In July this year Home Minister Rajnath Singh, External Affairs Minister Sushma Swaraj, Defence Minister Manohar Parrikar, National Security Advisor Ajit Doval and Foreign Secretary S Jaishankar held a meeting in the Home Ministry to review the situation along the LOC with Pakistan and India’s response. Following that meeting, Mr. Jaishankar said that while India remained committed to ensuring peace and tranquillity on the border, “there should be no doubt that any unprovoked firing from the Pakistani side would meet with an effective and forceful response from our forces. Nor will we let down our guard against infiltration and cross-border terrorism.”
Recent good news from J&K was that at long last, the state government got pushed into arresting Asiya Andarabi,the head of Dukhtaran-e-Millat (Daughters of the Faith) for waving/honouring Pakistani flags and addressing Hafiz Sayed’s meet by telephone. In an interview of hers, published in the 14 August ’15 issue of Outlook, she stated:“Inshallah, Kashmir will become a part of Pakistan….. I don’t believe in Kashmiriyat, I don’t believe in nationalism. I believe that there are just two nations -Muslims and non-Muslims. I am a Muslim; I am least bothered whether I will be called a Kashmiri. I’m Andrabi, I’m from the Syed dynasty. I’m not actually Kashmiri, I’m Arab, my ancestors had come from Arabia to Central Asia.I believe in Islamic nationalism”. In view of such statements, it may be advisable to keep her behind bars as she may be an ideal catch for the ISIS.
Another step reflecting New Delhi’s recent assertiveness on Pak-India relations, is the suspension of the 9 months short term passport issued to the senior most separatist, rather, traitor/ financer/organizer of Pak-sponsored anti-India terrorism, Syed Ali Shah Geelani. While this passport was issued to him on humanitarian grounds, he is reported to have accepted an invitation from the Organisation of Islamic Countries (OIC) to participate in a meeting scheduled to be held in New York on September 27. Besides Geelani, two more Kashmiri separatist leaders, including Mirwaiz Umar Farooq have reportedly also received invitations to participate in the OIC meeting. It may also be advisable for the Government to prevent any of these from attending this meet. Not that their presence at this meet will make any difference, but considering the fact that they and their ilk have been on their long anti-India spree and that too with their five-star bills being paid by the taxpayer, it is high time they are taught their long overdue lessons.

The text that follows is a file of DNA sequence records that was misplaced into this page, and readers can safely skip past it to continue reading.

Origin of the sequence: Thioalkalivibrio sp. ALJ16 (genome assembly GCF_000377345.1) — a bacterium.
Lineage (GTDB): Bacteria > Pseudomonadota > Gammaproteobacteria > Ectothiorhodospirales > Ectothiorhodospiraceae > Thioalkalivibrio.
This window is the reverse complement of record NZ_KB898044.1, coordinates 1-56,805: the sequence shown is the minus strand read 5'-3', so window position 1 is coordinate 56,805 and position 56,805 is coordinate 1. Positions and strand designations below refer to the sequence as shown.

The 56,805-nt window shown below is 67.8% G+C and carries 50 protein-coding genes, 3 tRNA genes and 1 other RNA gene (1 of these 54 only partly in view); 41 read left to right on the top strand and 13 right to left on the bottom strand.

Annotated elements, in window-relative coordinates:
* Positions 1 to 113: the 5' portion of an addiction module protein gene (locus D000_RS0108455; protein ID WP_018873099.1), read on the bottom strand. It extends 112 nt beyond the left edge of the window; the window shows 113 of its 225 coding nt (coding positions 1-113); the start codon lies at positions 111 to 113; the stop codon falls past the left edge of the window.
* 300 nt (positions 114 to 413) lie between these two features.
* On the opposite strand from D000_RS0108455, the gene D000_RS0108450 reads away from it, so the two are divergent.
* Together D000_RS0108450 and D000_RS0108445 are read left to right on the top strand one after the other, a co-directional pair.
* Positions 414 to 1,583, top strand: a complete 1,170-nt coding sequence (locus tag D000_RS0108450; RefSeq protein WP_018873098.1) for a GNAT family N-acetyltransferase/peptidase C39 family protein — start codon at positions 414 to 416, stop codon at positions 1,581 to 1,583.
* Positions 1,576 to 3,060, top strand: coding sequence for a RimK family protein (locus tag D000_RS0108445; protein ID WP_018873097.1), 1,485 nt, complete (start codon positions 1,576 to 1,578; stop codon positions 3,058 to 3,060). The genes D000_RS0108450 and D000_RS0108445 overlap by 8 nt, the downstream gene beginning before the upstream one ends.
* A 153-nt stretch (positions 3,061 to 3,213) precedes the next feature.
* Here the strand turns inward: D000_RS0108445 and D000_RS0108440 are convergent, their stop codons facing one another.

As far as Pak army’s leadership is concerned, not much seems to have changed since Pakistan’s second war waged against India in 1965, the 50th anniversary of which is being observed befittingly in India. Pakistan’s military leaders still seriously suffer from delusions as their predecessors did in 1965 and again in 1971. The only dangerous difference now is that Pakistan possesses too many nukes. A comment in a Rediff.com article by Colonel Anil A Athale (retd) is noteworthy: “Pakistan is yet to imbibe this basic truth of the nuclear age. The worrying aspect is the remark by an American who regularly deals with Pakistani military officers. Even their senior officers are delusional, the American said, unaware of the reality and live in a bubble. Indian policies of the last ten years are responsible for this as the peace lobby ignored Pakistan’s bad behaviour. Contrary to the ‘moralistic’ tone and stance, this has endangered peace and could in future bring on a nuclear catastrophe due to miscalculation”.